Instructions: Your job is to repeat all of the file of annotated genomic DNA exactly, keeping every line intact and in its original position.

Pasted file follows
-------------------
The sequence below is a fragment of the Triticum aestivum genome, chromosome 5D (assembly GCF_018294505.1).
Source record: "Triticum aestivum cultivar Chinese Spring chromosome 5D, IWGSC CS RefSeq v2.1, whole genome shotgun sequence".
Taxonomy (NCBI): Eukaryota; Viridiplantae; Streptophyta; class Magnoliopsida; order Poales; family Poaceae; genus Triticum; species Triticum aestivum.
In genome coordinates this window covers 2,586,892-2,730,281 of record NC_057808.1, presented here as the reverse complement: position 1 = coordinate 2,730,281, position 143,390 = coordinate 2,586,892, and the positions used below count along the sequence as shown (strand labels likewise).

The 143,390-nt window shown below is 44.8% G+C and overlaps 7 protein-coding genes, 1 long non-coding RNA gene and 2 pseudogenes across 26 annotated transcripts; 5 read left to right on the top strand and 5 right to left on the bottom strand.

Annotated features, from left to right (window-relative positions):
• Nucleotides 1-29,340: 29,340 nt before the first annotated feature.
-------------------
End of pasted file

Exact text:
The sequence below is a fragment of the Triticum aestivum genome, chromosome 5D (assembly GCF_018294505.1).
Source record: "Triticum aestivum cultivar Chinese Spring chromosome 5D, IWGSC CS RefSeq v2.1, whole genome shotgun sequence".
Taxonomy (NCBI): Eukaryota; Viridiplantae; Streptophyta; class Magnoliopsida; order Poales; family Poaceae; genus Triticum; species Triticum aestivum.
In genome coordinates this window covers 2,586,892-2,730,281 of record NC_057808.1, presented here as the reverse complement: position 1 = coordinate 2,730,281, position 143,390 = coordinate 2,586,892, and the positions used below count along the sequence as shown (strand labels likewise).

The 143,390-nt window shown below is 44.8% G+C and overlaps 7 protein-coding genes, 1 long non-coding RNA gene and 2 pseudogenes across 26 annotated transcripts; 5 read left to right on the top strand and 5 right to left on the bottom strand.

Annotated features, from left to right (window-relative positions):
• Nucleotides 1-29,340: 29,340 nt before the first annotated feature.